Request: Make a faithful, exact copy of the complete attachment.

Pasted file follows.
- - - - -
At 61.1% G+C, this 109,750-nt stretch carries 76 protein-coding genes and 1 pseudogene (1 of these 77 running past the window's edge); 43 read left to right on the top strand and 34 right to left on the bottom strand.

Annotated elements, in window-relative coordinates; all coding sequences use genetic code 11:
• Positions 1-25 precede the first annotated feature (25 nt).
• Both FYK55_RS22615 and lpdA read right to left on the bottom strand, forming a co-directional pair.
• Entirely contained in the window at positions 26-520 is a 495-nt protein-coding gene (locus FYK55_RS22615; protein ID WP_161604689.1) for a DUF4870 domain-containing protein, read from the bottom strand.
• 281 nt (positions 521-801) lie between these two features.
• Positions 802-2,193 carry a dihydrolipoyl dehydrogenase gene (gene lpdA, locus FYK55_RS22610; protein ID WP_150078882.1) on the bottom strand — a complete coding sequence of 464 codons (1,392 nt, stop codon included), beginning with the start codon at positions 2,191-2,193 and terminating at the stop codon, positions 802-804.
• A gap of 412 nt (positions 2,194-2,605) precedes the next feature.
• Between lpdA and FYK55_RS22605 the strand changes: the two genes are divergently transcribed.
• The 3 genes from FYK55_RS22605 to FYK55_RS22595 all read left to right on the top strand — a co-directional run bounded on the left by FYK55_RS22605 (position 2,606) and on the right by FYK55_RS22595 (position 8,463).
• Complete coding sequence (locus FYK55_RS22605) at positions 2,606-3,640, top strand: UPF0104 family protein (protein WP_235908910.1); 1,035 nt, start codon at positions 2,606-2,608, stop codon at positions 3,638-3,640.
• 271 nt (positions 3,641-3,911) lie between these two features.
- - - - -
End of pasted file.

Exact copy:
At 61.1% G+C, this 109,750-nt stretch carries 76 protein-coding genes and 1 pseudogene (1 of these 77 running past the window's edge); 43 read left to right on the top strand and 34 right to left on the bottom strand.

Annotated elements, in window-relative coordinates; all coding sequences use genetic code 11:
• Positions 1-25 precede the first annotated feature (25 nt).
• Both FYK55_RS22615 and lpdA read right to left on the bottom strand, forming a co-directional pair.
• Entirely contained in the window at positions 26-520 is a 495-nt protein-coding gene (locus FYK55_RS22615; protein ID WP_161604689.1) for a DUF4870 domain-containing protein, read from the bottom strand.
• 281 nt (positions 521-801) lie between these two features.
• Positions 802-2,193 carry a dihydrolipoyl dehydrogenase gene (gene lpdA, locus FYK55_RS22610; protein ID WP_150078882.1) on the bottom strand — a complete coding sequence of 464 codons (1,392 nt, stop codon included), beginning with the start codon at positions 2,191-2,193 and terminating at the stop codon, positions 802-804.
• A gap of 412 nt (positions 2,194-2,605) precedes the next feature.
• Between lpdA and FYK55_RS22605 the strand changes: the two genes are divergently transcribed.
• The 3 genes from FYK55_RS22605 to FYK55_RS22595 all read left to right on the top strand — a co-directional run bounded on the left by FYK55_RS22605 (position 2,606) and on the right by FYK55_RS22595 (position 8,463).
• Complete coding sequence (locus FYK55_RS22605) at positions 2,606-3,640, top strand: UPF0104 family protein (protein WP_235908910.1); 1,035 nt, start codon at positions 2,606-2,608, stop codon at positions 3,638-3,640.
• 271 nt (positions 3,641-3,911) lie between these two features.